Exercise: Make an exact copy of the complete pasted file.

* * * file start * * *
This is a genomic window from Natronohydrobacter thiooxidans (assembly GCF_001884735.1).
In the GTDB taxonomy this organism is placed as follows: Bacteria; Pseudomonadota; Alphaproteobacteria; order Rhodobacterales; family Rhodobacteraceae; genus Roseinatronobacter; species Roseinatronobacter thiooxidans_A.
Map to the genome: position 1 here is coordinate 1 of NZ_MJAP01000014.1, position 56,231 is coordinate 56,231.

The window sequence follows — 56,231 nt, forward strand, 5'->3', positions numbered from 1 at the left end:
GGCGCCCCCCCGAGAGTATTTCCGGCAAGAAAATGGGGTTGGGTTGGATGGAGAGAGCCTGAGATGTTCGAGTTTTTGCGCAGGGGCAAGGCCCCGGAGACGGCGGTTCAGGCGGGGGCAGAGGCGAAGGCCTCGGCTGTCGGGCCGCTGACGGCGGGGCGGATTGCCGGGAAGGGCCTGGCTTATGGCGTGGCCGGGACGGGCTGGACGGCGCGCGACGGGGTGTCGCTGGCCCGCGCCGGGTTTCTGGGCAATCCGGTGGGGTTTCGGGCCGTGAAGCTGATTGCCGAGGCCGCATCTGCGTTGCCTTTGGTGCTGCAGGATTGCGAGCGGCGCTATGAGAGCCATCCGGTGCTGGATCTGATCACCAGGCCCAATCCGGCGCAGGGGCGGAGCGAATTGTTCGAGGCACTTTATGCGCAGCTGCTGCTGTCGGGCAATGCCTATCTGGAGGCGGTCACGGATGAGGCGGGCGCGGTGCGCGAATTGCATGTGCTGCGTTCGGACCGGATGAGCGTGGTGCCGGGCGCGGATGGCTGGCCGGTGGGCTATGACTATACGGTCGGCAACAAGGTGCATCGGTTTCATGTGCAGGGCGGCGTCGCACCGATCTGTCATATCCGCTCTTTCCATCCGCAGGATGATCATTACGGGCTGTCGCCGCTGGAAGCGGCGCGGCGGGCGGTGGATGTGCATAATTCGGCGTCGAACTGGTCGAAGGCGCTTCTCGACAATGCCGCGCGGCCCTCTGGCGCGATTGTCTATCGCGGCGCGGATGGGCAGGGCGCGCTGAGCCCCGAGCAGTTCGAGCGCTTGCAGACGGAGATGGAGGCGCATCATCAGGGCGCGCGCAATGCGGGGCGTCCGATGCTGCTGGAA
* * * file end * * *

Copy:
This is a genomic window from Natronohydrobacter thiooxidans (assembly GCF_001884735.1).
In the GTDB taxonomy this organism is placed as follows: Bacteria; Pseudomonadota; Alphaproteobacteria; order Rhodobacterales; family Rhodobacteraceae; genus Roseinatronobacter; species Roseinatronobacter thiooxidans_A.
Map to the genome: position 1 here is coordinate 1 of NZ_MJAP01000014.1, position 56,231 is coordinate 56,231.

The window sequence follows — 56,231 nt, forward strand, 5'->3', positions numbered from 1 at the left end:
GGCGCCCCCCCGAGAGTATTTCCGGCAAGAAAATGGGGTTGGGTTGGATGGAGAGAGCCTGAGATGTTCGAGTTTTTGCGCAGGGGCAAGGCCCCGGAGACGGCGGTTCAGGCGGGGGCAGAGGCGAAGGCCTCGGCTGTCGGGCCGCTGACGGCGGGGCGGATTGCCGGGAAGGGCCTGGCTTATGGCGTGGCCGGGACGGGCTGGACGGCGCGCGACGGGGTGTCGCTGGCCCGCGCCGGGTTTCTGGGCAATCCGGTGGGGTTTCGGGCCGTGAAGCTGATTGCCGAGGCCGCATCTGCGTTGCCTTTGGTGCTGCAGGATTGCGAGCGGCGCTATGAGAGCCATCCGGTGCTGGATCTGATCACCAGGCCCAATCCGGCGCAGGGGCGGAGCGAATTGTTCGAGGCACTTTATGCGCAGCTGCTGCTGTCGGGCAATGCCTATCTGGAGGCGGTCACGGATGAGGCGGGCGCGGTGCGCGAATTGCATGTGCTGCGTTCGGACCGGATGAGCGTGGTGCCGGGCGCGGATGGCTGGCCGGTGGGCTATGACTATACGGTCGGCAACAAGGTGCATCGGTTTCATGTGCAGGGCGGCGTCGCACCGATCTGTCATATCCGCTCTTTCCATCCGCAGGATGATCATTACGGGCTGTCGCCGCTGGAAGCGGCGCGGCGGGCGGTGGATGTGCATAATTCGGCGTCGAACTGGTCGAAGGCGCTTCTCGACAATGCCGCGCGGCCCTCTGGCGCGATTGTCTATCGCGGCGCGGATGGGCAGGGCGCGCTGAGCCCCGAGCAGTTCGAGCGCTTGCAGACGGAGATGGAGGCGCATCATCAGGGCGCGCGCAATGCGGGGCGTCCGATGCTGCTGGAA